Brachiosaurus had a Chinese Cousin
Brachiosaurus is one of the most popular of all the long-necked sauropods. Most children have at least one “arm lizard” in their dinosaur collection, however, the brachiosaurs and the genus which was named and described formerly over one hundred years ago are still very capable of springing a surprise or two. For example, a type of Brachiosaurus has been discovered in China, the first dinosaur of this type ever to be discovered in that country.
In a paper published in the scientific journal Proceedings of the Royal Society Biology, the Chinese researchers describe the fossilised remains of a member of the Brachiosauridae family. The fossils were found in the Yujingzi Basin in north-western Gansu Province, in strata dated to the Cretaceous, approximately 100 million years ago. The Chinese team comment on the notion that many palaeontologists believe that the sauropods went into relative decline during the Cretaceous, after their heyday in the Jurassic with the ornithopods becoming more diverse and numerous. However, a number of new sauropod species have been discovered in Cretaceous sediments, so perhaps this particular type of dinosaur was more common in the Cretaceous than previously thought.
The animal has been named Qiaowanlong kangxii (we think the name is pronounced something like chi-oh-wan-long kang-zee), it was relatively small for a brachiosaurid with an estimated length of 12 metres, standing 3 metres tall and weighing perhaps as much as a bull African elephant. The name refers to the Qing Dynasty emperor called Kangxi but also includes the Chinese for “bridge”, “bend in a stream” and “dragon” references to the fossil site and a dream the emperor is supposed to have had.
The fossils were discovered in 2007 and consist of some articulated cervical vertebrae (neck bones) plus elements of the right pelvic girdle. The fossils have been associated with the late brachiosaurid Sauroposeidon (Sauroposeidon proteles) whose fossils are known from Oklahoma in the USA.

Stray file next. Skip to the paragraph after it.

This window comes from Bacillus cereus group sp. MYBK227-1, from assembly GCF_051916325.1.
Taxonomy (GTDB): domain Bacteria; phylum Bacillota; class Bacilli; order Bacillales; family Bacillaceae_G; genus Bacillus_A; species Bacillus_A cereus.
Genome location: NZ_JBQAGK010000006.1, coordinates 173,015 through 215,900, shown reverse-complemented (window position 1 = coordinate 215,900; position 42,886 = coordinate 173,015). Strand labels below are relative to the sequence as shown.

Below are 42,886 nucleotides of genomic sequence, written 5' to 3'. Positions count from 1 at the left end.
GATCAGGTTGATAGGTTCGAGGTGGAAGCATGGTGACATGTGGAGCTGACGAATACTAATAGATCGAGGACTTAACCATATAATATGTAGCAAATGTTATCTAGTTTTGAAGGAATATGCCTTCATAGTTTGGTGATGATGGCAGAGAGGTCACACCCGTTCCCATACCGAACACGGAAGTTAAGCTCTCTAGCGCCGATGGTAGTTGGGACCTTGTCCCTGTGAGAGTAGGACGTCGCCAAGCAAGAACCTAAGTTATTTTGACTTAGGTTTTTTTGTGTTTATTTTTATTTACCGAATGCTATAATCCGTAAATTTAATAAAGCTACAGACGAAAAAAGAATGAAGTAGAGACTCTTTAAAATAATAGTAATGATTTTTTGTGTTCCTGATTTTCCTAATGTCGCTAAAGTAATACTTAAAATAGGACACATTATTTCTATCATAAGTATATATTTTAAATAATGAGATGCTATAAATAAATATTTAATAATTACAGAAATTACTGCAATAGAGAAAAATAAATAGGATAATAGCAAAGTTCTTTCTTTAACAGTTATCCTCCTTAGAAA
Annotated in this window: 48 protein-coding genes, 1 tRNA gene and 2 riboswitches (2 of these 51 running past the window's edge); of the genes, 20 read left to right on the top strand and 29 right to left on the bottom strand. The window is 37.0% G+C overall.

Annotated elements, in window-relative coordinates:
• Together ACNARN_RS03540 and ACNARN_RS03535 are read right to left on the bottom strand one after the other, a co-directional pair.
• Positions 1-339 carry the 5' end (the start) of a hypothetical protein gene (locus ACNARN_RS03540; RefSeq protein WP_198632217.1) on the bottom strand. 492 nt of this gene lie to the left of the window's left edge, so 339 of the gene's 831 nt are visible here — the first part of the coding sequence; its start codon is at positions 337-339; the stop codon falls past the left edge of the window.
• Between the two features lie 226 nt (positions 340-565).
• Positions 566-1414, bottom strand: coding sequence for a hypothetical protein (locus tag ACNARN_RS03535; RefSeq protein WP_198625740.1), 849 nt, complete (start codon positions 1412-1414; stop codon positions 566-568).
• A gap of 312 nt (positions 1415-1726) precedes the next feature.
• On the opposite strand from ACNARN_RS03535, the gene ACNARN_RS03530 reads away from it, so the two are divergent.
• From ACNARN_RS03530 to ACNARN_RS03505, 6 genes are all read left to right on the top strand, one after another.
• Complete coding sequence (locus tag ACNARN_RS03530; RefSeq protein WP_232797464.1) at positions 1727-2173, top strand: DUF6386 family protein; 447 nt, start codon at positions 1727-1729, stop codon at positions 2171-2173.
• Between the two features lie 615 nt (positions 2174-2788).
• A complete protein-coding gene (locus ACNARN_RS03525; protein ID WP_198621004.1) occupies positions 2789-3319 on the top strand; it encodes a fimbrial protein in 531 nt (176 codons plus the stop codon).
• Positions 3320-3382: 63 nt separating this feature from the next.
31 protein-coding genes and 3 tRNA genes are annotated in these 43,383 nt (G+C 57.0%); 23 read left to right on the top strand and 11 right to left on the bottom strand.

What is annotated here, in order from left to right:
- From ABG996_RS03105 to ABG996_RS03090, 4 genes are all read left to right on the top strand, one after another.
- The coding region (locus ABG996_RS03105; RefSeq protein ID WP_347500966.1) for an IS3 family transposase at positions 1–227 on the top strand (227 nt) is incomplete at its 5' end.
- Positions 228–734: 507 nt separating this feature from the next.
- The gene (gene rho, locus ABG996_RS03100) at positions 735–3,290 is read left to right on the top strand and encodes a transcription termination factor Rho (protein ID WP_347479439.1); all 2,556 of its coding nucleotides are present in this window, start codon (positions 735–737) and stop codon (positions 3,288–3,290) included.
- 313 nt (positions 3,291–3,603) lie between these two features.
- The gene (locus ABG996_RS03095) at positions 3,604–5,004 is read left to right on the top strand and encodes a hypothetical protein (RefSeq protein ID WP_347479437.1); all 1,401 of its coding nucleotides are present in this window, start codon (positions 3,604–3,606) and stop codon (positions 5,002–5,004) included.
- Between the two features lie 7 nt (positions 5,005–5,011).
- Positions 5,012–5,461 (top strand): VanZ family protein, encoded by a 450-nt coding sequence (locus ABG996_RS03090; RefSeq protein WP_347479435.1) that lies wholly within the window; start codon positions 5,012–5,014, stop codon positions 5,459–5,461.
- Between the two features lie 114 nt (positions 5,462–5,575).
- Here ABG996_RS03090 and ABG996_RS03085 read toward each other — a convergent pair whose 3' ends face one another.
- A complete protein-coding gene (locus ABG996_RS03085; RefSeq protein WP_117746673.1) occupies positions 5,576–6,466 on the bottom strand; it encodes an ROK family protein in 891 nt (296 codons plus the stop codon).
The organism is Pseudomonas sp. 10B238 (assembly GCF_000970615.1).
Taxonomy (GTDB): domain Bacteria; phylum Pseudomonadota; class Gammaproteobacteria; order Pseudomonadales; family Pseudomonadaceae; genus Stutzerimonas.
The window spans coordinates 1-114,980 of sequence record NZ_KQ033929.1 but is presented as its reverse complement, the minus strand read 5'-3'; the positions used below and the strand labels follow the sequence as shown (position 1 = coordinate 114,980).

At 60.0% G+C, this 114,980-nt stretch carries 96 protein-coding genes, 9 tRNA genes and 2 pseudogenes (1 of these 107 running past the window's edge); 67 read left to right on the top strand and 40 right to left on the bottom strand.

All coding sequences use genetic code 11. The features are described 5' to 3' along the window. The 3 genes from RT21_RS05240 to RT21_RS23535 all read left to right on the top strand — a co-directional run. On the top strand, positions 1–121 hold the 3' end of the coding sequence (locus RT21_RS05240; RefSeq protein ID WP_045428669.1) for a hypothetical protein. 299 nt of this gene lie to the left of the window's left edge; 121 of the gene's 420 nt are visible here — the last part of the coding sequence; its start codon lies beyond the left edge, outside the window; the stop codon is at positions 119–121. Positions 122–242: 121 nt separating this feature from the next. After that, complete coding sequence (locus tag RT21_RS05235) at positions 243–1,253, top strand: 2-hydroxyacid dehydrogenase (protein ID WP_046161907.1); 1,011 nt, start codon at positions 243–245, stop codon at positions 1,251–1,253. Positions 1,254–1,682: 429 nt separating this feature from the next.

An Illustration of a Typical Brachiosaur
Picture Credit: Everything Dinosaur
Two of the main researchers, Hai-Lu You of the Chinese Academy of Geological Sciences in Beijing and Da-Qing Li of Gansu Provincial Bureau of Geo-exploration and Mineral Development have identified the fossil remains as a new genus and species of this group of “arm lizards”.
It is hoped that this research along with other dinosaur discoveries will help scientists to piece together the ancient environment of Laurasia during the Cretaceous, when sea levels were rising and the continents were beginning to break up. Clearly however, brachiosaurs, which are believed to have originated in Africa or North America were able to migrate across land bridges into Asia during this time. Similar work is being carried out with scientists working in remote parts of Angola to determine what the fossils found in those deposits can tell us about the opening up of the Atlantic.
To read more about the work in Angola: Angola Starts to Give up Its Dinosaur Secrets.
The Chinese team are confident that more dinosaur specimens will be discovered in the area and that they will help provide data on the geographic distribution of different types of prehistoric animal.